Matterfall Review – Never Stop Moving (PS4)
Few developers have been as consistent as Finnish studio Housemarque. They’ve been releasing well received titles since 1996’s Super Stardust, and most recently released several must-own PS4 titles in Resogun and Nex Machina. The latter of which released just a few months ago, and now they’re back with their second 2017 release, a platform shooter called Matterfall. Can they keep churning out high quality games at such a rapid pace?
The answer is a resounding yes, as Matterfall‘s core gameplay is a fantastic combat loop mixed in with some light platforming. Players use both analog sticks to control the character and shoot their primary gun, and then use the triggers and bumpers of the DualShock 4 for other actions. Everything from running to the game’s unique dash maneuver (which is an evasive stun that can weaken enemies) is done with the top of the controller, and it results in a pretty decent learning curve. I regularly mixed up the controls when I got flustered against the shooter’s many enemies, but it eventually clicked after finishing the first world.
Platforming is a big focus here, and there’s even some light puzzle solving that comes from the gun’s secondary action. Players are able to phase in matter, which will make platforms appear. This leads to some tricky segments where I had to shoot an enemy in mid-air, switch to my alternate fire, use that beam to create a platform, and then land on it to avoid falling down the path I had worked my way up from. Things can get incredibly busy in Matterfall, and it ends up being a real test of the player’s ability to multitask.
While most of Matterfall‘s gameplay feels new, there are some throwback sequences that’ll remind players of Housemarque’s signature top-down shooters. Some levels feature an anti-gravity area that’ll make players stop worrying about platforming, and instead have to deal with some rough bullet hell sequences. These end up being a nice change of pace, even if it’s just another way to enjoy the nonstop shooting and explosions the game has to offer.
Save the Humans
Every chapter ends in a boss encounter, and these really ratchet up the difficulty even further than the regular levels. A large reason for this is the elimination of checkpoints, meaning that players have to beat the gargantuan bosses without dying. It’s a harsh challenge, but I found most of the boss fights to be enjoyable. The first boss took me several tries to conquer (you can view my victorious run in the footage above), but I never considered stepping away from the battle. It was frustrating whenever I died, mainly because I lost several minutes of progress, but I felt that I was learning more about the encounter each time I tried it.
One thing that makes boss encounters easier upon replaying levels is that players can unlock additional perks and weapons. This is done by exploring levels closely and finding humans trapped in pods. These sub-weapons range from grenades to scattershot guns, but players have to use the directional pad to switch between them. As a result, switching weapons mid-battle is incredibly awkward, and I ended up taking more than a few undeserved hits since I was struggling with the control scheme rather than switching weapons like I wanted to.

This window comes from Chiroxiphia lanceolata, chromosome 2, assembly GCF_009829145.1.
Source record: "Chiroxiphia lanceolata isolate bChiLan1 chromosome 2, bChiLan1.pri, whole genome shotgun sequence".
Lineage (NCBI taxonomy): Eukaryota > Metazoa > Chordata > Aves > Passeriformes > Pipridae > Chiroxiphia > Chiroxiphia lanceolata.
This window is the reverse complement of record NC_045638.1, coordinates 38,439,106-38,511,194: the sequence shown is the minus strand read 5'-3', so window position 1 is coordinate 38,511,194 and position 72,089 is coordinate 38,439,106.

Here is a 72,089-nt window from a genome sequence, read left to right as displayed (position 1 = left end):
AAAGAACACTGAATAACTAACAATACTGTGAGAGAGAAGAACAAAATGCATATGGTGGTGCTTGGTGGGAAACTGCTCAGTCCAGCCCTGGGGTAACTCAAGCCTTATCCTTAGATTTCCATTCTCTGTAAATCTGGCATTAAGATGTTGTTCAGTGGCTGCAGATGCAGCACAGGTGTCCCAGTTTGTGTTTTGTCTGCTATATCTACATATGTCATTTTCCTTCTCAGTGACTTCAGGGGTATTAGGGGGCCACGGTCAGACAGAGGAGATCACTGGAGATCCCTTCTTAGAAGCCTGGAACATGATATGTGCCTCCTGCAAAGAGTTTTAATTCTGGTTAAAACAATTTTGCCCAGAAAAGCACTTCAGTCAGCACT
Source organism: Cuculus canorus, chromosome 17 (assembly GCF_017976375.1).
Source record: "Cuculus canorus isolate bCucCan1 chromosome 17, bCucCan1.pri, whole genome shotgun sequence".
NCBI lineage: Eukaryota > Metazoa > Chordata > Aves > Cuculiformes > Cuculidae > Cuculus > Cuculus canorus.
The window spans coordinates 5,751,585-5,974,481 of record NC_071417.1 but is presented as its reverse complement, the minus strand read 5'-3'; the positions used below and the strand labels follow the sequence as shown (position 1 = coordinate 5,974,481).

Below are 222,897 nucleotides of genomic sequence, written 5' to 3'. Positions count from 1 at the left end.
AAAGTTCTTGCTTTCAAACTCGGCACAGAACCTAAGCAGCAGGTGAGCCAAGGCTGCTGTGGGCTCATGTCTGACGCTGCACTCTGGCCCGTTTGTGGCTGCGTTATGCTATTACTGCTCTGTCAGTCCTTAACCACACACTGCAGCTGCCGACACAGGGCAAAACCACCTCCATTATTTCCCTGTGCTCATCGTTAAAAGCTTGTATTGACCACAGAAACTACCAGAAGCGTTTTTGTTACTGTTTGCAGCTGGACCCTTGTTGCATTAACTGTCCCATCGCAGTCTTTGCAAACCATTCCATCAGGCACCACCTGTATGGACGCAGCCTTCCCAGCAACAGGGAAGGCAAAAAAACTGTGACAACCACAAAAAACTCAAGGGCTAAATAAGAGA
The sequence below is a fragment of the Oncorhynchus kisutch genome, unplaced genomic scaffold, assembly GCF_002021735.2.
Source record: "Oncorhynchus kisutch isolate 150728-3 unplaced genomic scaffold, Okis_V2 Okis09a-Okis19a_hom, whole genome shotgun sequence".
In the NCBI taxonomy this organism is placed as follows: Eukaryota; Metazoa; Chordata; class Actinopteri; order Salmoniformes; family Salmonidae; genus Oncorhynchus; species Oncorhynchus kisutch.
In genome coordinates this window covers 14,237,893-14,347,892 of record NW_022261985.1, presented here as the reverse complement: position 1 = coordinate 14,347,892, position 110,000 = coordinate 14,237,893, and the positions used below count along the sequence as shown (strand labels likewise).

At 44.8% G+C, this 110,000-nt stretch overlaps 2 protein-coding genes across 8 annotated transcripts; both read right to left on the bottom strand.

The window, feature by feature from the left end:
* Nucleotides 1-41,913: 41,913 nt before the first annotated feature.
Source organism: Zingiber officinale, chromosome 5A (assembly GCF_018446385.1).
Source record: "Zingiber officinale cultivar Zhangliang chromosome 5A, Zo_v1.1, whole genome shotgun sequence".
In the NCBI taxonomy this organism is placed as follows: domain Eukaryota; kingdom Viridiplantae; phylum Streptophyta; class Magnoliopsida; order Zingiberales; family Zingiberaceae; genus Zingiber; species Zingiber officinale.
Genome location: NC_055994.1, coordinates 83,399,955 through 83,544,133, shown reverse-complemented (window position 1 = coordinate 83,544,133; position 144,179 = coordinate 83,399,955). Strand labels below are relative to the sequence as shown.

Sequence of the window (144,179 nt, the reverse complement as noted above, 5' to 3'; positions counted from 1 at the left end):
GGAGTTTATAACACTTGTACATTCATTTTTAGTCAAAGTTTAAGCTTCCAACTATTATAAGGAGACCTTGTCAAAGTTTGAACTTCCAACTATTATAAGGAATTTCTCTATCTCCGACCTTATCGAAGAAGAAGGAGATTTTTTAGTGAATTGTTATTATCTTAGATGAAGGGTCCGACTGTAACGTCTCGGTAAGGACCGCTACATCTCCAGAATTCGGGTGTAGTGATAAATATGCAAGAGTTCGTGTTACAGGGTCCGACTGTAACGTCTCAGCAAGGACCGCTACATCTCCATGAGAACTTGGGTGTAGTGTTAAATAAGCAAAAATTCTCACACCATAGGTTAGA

Those hits can be the difference between a successful run and one that ends as a failure, as Matterfall is an extremely punishing game. On the game’s regular difficulty, the player can only take four hits before dying. That’s not many when you consider how many bullets and enemies are regularly filling up the screen. There’s also an easy mode, but it only offers up an additional hit and lowers the health of foes. Anyway you slice it, players are going to be looking at the loading screen while the stage restarts quite often.
Housemarque has done an exceptional job of balancing difficulty and fairness in the past (their prior game, Nex Machina, is a masterful example of it), but the final two levels of Matterfall became more frustrating than fun for myself. The last boss fight in particular is an excruciatingly long battle (at least for someone like me that was lacking a top-notch strategy), and having to replay the same 10-minute chunk of the fight before dying on a new section really agitated me. I even swallowed my pride and dropped down to the easy difficulty, and ended up dying several times. It requires near perfection from the player for such a long period of time, and it all results in a flat finish to what is otherwise a stellar experience.
Matterfall isn’t a particularly long game to run through, but like Nex Machina, it’s meant to be replayed. From the leaderboards to the unlockable skills, this is clearly built to be a high score grind. It’s one that’ll take quite some time to gain high scores in the gorgeous levels, as keeping a combo going requires not getting hit. I know this is a game I’ll keep coming back to, and maybe I’ll even finally find a decent way to deal with the total pain that is the final boss.
Despite closing weaker than it starts, there’s a lot to like about Matterfall‘s unique blend of platforming and shooting. It’s great to see Housemarque trying something new, and besides some tricky controls, they nail most of their ideas flawlessly. PlayStation 4 owners can safely rack this up as yet another Housemarque gem.
Matterfall review code provided by publisher. Reviewed on PlayStation 4 Pro. For more information on scoring, please read our Review Policy.